Seattle-based Method Homes recently announced that they were building this incredible prefab home for Greenbuild 2012 in San Francisco, California. The 722 square-foot modular home will be the only residential structure on display during the event and acts as a prototype for a new series of homes — the Method Paradigm Series — by Method Homes and New York-based Bogue Trondowski Architects.
There’s so much media pertaining to green prefab lately, I can hardly keep up! New World Home co-founder Mark Jupiter was on CNBC recently to discuss modular homes, prefab houses, and the benefits of modular construction relative to traditional site-built homes. He said, in short: “All houses should be built in a factory. It is the future. And we’re just preempting that and started this company before that future takes hold.”
This is a two-bedroom, two-bathroom LV-model home by Rocio Romero in Los Angeles, California. Originally built in 2008, the modern prefab will be the subject of an open house on November 3, 2012 (register here), and this is actually the first Rocio Romero open house in Los Angeles. Bryce and Bianca’s LV Series home has solar panels, a water catchment system, French oak floors, a walnut kitchen, a Viking range, walnut furniture, and a deck that runs the length of the home creating canyon and skyline views.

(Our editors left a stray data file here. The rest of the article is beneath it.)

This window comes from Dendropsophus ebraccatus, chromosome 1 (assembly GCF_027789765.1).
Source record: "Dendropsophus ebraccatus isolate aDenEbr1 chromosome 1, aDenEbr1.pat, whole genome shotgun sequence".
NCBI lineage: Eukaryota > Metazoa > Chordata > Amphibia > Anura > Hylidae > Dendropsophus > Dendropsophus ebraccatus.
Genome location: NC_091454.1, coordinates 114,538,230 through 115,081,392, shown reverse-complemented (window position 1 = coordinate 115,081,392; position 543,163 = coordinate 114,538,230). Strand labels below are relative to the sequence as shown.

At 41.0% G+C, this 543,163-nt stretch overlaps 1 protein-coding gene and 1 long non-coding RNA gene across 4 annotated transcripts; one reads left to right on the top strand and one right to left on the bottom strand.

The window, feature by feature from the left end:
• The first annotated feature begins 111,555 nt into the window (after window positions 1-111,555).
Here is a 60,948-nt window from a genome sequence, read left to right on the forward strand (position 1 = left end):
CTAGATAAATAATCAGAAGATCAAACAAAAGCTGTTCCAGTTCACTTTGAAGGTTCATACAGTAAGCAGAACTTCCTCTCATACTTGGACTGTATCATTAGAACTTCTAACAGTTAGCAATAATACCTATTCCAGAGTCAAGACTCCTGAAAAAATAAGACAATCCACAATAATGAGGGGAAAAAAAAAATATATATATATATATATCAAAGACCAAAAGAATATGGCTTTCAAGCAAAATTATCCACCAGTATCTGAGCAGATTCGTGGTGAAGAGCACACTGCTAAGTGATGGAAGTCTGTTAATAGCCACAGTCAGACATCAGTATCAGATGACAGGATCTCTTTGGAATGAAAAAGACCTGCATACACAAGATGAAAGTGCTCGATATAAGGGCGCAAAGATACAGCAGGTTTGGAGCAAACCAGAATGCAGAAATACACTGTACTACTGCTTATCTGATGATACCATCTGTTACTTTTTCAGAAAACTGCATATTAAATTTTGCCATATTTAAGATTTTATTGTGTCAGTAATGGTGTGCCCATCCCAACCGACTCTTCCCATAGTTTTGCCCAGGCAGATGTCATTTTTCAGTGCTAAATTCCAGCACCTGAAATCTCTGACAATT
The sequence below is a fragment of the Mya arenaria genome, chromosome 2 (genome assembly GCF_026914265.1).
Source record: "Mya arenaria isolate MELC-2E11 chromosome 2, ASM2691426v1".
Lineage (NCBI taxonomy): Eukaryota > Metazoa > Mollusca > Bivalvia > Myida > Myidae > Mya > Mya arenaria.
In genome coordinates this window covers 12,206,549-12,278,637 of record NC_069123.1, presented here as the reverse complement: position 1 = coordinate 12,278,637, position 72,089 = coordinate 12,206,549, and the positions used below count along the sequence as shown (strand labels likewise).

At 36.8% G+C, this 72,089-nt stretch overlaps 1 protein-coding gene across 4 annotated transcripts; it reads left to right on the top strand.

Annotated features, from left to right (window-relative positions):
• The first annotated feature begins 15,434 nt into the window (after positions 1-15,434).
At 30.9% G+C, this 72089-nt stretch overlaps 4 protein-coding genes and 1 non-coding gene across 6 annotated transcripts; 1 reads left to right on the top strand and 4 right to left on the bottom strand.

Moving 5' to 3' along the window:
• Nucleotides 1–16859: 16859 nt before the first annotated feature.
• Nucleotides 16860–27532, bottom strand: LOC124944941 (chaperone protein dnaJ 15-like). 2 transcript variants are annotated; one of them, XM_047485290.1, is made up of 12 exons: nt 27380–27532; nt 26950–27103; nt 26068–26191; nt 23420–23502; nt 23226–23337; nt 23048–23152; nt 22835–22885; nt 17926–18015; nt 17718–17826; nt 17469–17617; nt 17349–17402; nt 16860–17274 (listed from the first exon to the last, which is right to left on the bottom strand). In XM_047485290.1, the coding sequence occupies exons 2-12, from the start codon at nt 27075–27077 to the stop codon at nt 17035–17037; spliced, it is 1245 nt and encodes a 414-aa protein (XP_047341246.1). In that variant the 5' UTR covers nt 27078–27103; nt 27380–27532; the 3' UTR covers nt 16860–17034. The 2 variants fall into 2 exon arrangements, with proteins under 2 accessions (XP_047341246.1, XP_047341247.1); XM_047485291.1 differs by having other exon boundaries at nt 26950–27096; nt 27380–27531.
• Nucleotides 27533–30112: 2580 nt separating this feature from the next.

Blu Homes just announced a new prefab home design based on the famous Breezehouse, which was most recently featured by Sunset Magazine as the Idea House 2012. This is the eighth home design by the company, and it’s called Sidebreeze. The design features the same Breezespace with 12′ ceilings in parts, but there’s also a cantilevered second story with a master suite and balcony. This is a design that could be used when more space is needed or to take advantage of stunning views.
Turns out the Rhône Alpes team from France with the Canopea house won Solar Decathlon Europe held in Madrid. Their home is actually the top of a conceptual “Nanotower” that the team proposed to bring single-family style living back to the urban core. The top level acts like a rain forest’s canopy — hence the name — by collecting 95% of all solar energy and 30% of rainwater for the tower. Canopea was built of a prefab CORE, site-built SKIN, and a SHELL capable of off-site fabrication as well.